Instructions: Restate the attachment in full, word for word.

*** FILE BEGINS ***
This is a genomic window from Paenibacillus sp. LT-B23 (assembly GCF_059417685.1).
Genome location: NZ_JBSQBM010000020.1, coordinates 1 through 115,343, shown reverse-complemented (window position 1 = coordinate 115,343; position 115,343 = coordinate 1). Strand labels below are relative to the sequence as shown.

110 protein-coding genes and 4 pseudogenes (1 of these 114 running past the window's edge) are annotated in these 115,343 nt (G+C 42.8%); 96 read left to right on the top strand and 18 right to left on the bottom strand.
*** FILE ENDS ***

This is a genomic window from Paenibacillus sp. LT-B23 (assembly GCF_059417685.1).
Genome location: NZ_JBSQBM010000020.1, coordinates 1 through 115,343, shown reverse-complemented (window position 1 = coordinate 115,343; position 115,343 = coordinate 1). Strand labels below are relative to the sequence as shown.

110 protein-coding genes and 4 pseudogenes (1 of these 114 running past the window's edge) are annotated in these 115,343 nt (G+C 42.8%); 96 read left to right on the top strand and 18 right to left on the bottom strand.